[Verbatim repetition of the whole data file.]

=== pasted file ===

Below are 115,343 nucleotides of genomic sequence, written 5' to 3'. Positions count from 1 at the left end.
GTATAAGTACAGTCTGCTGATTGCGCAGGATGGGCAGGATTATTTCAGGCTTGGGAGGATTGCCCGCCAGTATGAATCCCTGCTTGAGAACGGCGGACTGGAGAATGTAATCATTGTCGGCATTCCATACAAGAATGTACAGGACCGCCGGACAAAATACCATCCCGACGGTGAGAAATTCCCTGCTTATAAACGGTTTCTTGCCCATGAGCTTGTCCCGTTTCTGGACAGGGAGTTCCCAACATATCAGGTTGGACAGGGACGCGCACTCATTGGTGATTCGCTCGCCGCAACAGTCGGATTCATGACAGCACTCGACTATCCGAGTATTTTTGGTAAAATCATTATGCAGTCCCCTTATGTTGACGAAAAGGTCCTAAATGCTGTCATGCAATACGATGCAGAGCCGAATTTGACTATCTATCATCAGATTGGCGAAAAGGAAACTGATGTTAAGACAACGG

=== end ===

Below are 115,343 nucleotides of genomic sequence, written 5' to 3'. Positions count from 1 at the left end.
GTATAAGTACAGTCTGCTGATTGCGCAGGATGGGCAGGATTATTTCAGGCTTGGGAGGATTGCCCGCCAGTATGAATCCCTGCTTGAGAACGGCGGACTGGAGAATGTAATCATTGTCGGCATTCCATACAAGAATGTACAGGACCGCCGGACAAAATACCATCCCGACGGTGAGAAATTCCCTGCTTATAAACGGTTTCTTGCCCATGAGCTTGTCCCGTTTCTGGACAGGGAGTTCCCAACATATCAGGTTGGACAGGGACGCGCACTCATTGGTGATTCGCTCGCCGCAACAGTCGGATTCATGACAGCACTCGACTATCCGAGTATTTTTGGTAAAATCATTATGCAGTCCCCTTATGTTGACGAAAAGGTCCTAAATGCTGTCATGCAATACGATGCAGAGCCGAATTTGACTATCTATCATCAGATTGGCGAAAAGGAAACTGATGTTAAGACAACGG